Allowing tax dollars to follow students should be a given, not a controversy. Yet Superintendent Pennington and others want to crush the Lindsey Nicole Henry Scholarship program for special-needs children, because some beneficiaries will choose (and have chosen) religious schools.
Oklahoma City University law professor Andrew Spiropoulos reflects that attacks on the Henry scholarship program, which was enacted with bipartisan support and signed into law by a Democratic governor, fail on many levels. Last year Spiropoulos applauded an Indiana state Supreme Court ruling upholding an expansive program that includes support for private school placements.
The Indiana High Court wrote that the Hoosier program’s “expenditures do not directly benefit religious schools but rather directly benefit lower-income families with school-children by providing an opportunity for such children to attend non-public schools if desired.” Further, “the prohibition against government expenditures to benefit religious or theological institutions does not apply to institutions and programs providing primary and secondary education.”
Spiropoulos, who also serves as the Milton Friedman Distinguished Fellow at OCPA, remarks: “[T]he court held that ‘the proper test for examining whether a government expenditure violates’ the constitutional prohibition against aid to religious institutions ‘is not whether a religious or theological institution substantially benefits from the expenditure, but whether the expenditure directly benefits such an institution. To hold otherwise would put at constitutional risk every government expenditure incidentally, albeit substantially, benefiting any religious or theological institution.’”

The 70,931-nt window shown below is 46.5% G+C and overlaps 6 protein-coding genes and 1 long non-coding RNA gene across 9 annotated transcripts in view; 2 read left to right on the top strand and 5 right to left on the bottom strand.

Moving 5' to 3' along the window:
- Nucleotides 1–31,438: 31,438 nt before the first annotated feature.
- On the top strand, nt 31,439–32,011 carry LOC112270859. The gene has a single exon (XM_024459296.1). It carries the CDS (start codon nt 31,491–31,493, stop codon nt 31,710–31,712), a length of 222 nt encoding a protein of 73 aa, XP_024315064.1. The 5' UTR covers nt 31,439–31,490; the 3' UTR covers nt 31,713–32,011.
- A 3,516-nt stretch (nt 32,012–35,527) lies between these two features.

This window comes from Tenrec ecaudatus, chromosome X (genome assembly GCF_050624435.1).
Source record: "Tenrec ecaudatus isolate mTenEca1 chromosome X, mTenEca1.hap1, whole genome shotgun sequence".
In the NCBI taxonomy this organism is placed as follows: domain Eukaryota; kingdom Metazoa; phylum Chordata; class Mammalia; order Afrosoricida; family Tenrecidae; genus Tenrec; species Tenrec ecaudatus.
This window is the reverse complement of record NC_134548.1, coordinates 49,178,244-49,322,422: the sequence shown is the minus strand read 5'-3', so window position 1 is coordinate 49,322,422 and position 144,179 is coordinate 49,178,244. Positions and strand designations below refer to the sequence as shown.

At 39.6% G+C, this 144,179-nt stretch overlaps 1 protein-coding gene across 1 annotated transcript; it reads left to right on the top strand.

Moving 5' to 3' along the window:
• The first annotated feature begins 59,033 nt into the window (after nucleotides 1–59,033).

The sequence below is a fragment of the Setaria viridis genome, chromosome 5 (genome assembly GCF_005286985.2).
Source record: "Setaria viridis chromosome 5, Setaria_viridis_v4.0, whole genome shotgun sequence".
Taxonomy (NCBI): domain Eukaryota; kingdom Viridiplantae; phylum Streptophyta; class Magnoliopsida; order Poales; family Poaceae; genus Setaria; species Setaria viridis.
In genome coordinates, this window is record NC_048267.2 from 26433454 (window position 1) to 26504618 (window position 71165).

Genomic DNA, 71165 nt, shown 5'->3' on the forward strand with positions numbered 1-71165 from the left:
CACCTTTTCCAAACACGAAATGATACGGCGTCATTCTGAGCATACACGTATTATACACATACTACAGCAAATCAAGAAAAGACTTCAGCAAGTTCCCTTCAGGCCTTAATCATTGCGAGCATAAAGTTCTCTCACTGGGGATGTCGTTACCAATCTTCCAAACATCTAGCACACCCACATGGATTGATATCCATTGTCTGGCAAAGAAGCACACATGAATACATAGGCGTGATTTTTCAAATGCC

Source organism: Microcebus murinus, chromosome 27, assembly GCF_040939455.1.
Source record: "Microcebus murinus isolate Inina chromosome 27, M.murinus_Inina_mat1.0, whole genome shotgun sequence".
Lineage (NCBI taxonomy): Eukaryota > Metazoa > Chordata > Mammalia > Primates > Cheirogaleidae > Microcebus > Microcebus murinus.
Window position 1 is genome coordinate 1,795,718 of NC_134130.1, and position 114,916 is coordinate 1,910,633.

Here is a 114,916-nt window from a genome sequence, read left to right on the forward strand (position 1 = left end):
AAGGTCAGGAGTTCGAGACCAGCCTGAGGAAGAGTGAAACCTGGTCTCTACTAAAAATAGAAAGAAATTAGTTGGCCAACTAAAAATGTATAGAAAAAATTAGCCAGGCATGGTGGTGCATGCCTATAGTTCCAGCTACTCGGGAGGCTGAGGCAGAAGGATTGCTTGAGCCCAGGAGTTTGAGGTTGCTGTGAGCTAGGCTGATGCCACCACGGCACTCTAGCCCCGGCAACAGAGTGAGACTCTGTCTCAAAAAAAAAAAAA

In an email responding to questions I sent to the Ponca City school district, Superintendent Pennington confirmed that beginning in the 2007-08 school year, a district student with an IEP (Individualized Education Plan) was placed at Heartspring. From 2008-2011 the district paid $173,891.50 (equivalent to a teacher's salary for those years) with the remaining costs paid by the state (using federal funds).
Beginning in FY 2012, the district's “IEP team” sought to end the placement and return the student to local schools. The family opposed that decision. Litigation resulted. The family prevailed.